12. Hear my prayer, O Jehovah! and hearken to my cry; and hold not thy peace1 at my tears: for I am a stranger before thee, and a sojourner, as all my fathers were. 13. Let me alone, that I may recover strength, before I depart, and be no more.
12. Hear my prayer, O Jehovah! David gradually increases his vehemence in prayer. He speaks first of prayer; in the second place, of crying; and in the third place, of tears. This gradation is not a mere figure of rhetoric, which serves only to adorn the style, or to express the same thing in different language. This shows that David bewailed his condition sincerely, and from the bottom of his heart; and in this he has given us, by his own example, a rule for prayer. When he calls himself a stranger and a sojourner, he again shows how miserable his condition was; and he adds expressly, before God, not only because men are absent from God so long as they dwell in this world, but in the same sense in which he formerly said, My days are before thee as nothing; that is to say, God, without standing in need of any one to inform him, knows well enough that men have only a short journey to perform in this world, the end of which is soon reached, or that they remain only a short time in it, as those who are lodged in a house for pay.2 The purport of the Psalmist's discourse is, that God sees from heaven how miserable our condition would be, if he did not sustain us by his mercy.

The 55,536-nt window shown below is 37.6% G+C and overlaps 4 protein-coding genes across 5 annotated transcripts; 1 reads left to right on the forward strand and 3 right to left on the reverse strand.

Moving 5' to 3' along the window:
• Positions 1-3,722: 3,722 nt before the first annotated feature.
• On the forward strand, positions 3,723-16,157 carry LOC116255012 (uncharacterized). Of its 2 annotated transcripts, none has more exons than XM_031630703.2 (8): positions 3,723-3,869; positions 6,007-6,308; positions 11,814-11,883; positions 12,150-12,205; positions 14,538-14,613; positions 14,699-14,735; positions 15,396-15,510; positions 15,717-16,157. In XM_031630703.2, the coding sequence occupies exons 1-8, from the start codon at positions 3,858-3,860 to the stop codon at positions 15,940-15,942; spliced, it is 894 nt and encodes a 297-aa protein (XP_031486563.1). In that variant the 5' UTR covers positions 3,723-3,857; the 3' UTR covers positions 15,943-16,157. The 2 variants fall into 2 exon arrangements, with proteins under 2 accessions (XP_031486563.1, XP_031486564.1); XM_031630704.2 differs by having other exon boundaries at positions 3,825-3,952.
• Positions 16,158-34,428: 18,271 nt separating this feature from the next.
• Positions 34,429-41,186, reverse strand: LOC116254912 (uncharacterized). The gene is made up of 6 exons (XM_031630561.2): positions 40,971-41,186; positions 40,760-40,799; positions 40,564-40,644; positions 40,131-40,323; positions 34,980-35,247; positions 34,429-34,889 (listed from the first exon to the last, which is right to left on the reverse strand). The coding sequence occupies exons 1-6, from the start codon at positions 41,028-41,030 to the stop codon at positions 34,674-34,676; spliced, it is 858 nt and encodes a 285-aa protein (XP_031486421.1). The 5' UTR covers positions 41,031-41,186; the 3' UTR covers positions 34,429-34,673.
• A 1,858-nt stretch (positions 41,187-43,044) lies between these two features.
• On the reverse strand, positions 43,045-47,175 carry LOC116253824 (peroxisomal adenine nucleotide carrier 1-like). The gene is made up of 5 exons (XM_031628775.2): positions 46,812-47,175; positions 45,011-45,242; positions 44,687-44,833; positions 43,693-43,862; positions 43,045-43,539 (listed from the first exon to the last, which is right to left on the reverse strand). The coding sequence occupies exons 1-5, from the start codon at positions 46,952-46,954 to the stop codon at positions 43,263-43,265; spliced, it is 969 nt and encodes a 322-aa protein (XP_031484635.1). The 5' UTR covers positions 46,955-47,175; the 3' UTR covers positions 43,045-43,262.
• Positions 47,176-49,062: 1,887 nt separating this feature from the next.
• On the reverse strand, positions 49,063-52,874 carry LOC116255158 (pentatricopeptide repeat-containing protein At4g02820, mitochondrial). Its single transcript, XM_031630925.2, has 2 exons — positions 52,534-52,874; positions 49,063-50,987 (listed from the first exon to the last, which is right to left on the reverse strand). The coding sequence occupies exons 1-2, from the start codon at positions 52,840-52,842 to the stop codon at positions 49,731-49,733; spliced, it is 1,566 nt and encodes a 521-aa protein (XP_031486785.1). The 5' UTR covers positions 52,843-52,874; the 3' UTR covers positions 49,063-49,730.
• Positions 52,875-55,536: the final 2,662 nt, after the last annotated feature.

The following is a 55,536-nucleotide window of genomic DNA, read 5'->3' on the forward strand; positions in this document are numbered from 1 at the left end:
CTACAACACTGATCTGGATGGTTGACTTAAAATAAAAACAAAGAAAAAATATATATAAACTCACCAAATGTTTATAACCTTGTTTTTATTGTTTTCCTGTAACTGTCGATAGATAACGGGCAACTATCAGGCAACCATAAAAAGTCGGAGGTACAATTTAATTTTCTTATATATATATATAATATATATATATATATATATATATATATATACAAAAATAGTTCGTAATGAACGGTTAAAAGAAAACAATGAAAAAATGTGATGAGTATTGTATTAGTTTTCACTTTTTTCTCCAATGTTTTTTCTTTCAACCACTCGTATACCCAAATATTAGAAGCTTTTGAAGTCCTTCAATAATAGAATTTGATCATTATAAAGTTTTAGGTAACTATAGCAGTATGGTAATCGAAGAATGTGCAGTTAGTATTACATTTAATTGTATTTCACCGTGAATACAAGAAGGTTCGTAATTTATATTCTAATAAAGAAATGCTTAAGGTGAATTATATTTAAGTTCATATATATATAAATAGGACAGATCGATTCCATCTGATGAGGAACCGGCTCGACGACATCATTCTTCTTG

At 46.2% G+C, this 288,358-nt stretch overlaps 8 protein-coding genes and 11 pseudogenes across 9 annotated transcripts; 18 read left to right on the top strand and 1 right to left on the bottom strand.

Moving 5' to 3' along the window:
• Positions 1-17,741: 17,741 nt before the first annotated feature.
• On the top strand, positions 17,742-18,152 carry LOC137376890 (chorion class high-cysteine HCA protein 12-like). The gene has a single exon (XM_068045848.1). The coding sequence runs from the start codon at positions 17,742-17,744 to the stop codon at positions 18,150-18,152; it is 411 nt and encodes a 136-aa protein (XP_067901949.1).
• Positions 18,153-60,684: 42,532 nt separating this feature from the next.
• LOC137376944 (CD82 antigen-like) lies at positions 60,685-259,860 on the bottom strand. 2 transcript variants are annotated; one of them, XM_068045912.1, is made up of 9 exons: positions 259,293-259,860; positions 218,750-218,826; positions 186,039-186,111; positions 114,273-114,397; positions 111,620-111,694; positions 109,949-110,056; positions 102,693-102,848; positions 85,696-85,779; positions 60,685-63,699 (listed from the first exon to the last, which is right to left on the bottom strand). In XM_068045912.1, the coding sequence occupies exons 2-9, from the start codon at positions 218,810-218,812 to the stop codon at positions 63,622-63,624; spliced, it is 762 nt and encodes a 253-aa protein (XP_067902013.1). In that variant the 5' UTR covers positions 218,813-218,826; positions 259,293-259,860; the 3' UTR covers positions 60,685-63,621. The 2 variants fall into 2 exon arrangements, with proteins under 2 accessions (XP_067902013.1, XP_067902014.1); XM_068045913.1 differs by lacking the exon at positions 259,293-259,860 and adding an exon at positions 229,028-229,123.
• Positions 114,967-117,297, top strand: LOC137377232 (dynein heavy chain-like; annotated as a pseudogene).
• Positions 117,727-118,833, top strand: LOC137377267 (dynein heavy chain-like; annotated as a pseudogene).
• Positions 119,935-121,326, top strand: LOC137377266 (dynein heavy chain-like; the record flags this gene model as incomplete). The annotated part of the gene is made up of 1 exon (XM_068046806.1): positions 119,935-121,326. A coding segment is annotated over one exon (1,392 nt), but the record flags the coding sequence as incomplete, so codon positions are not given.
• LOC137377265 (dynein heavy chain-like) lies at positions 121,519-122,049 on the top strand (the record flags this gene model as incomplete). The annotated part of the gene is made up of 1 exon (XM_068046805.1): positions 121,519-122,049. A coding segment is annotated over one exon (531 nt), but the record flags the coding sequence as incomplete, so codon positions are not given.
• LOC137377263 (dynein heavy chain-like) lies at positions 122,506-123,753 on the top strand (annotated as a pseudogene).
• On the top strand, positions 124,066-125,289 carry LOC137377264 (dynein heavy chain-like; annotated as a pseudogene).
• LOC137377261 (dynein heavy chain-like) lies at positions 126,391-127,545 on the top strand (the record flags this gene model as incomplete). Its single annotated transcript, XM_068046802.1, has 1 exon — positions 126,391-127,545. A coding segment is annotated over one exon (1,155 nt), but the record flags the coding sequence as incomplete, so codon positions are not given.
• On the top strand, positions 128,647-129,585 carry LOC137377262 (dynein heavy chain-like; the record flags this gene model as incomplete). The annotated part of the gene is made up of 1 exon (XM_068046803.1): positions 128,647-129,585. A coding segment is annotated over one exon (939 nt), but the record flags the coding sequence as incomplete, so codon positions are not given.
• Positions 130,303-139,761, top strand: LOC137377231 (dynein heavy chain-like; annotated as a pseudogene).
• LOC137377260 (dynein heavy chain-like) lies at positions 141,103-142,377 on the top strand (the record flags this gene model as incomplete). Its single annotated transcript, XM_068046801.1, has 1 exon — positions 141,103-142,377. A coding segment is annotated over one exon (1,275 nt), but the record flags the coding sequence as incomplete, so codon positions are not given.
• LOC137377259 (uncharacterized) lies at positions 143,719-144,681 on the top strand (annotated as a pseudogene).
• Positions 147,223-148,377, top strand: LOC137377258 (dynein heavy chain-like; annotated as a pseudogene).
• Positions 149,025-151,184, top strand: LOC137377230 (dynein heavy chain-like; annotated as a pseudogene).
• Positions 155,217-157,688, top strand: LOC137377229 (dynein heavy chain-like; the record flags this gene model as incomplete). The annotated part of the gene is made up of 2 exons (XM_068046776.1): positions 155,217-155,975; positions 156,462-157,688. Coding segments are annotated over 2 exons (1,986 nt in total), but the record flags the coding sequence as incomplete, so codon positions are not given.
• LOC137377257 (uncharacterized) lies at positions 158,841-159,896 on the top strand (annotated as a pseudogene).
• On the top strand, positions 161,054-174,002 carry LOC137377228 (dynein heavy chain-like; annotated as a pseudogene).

13. Let me alone, that I may recover strength. Literally, it is, cease from me, and therefore some explain it, Let there be a wall raised betwixt us, that thy hand may not reach me. Others read, as a supplement, the word eyes; but as to the sense, it matters little which of the expositions be adopted, for the meaning is the same, That David entreats God to grant him a little relaxation from his trouble, that he might recover strength, or, at least, enjoy a short respite, before he depart from this world. This concluding verse of the psalm relates to the disquietude and sinful emotions which he had experienced according to the flesh; for he seems in the way of complaining of God, to ask that at least time might be granted him to die, as men are wont to speak who are grievously harassed by their affliction. I admit, that he speaks in a becoming manner, in acknowledging that there is no hope of his being restored to health, until God cease to manifest his displeasure; but he errs in this, that he asks a respite, just that he may have time to die. We might, indeed, regard the prayer as allowable, by understanding it in this sense: Lord, as it will not be possible for me to endure thy stroke any longer, but I must, indeed, miserably perish, if thou continuest to afflict me severely, at least grant me relief for a little season, that in calmness and peace I may commit my soul into thy hands. But we may easily infer, from the language which he employs, that his mind was so affected with the bitterness of his grief that he could not present a prayer pure and well seasoned with the sweetness of faith; for he says, before I depart, and be no more: a form of speech which indicates the feeling almost of despair. Not that David could regard death as the entire annihilation of man, or that, renouncing all hope of his salvation, he resigned himself to destruction; but he employs this language, because he had previously been so much depressed by reason of grief, that he could not lift up his heart with so much cheerfulness as it behoved him. This is a mode of expression which is to be found more than once in the complaints of Job. It is obvious, therefore, that, although David endeavored carefully to restrain the desires of the flesh, yet these occasioned him so much disquietude and trouble, that they forced him to exceed the proper limits in his grief.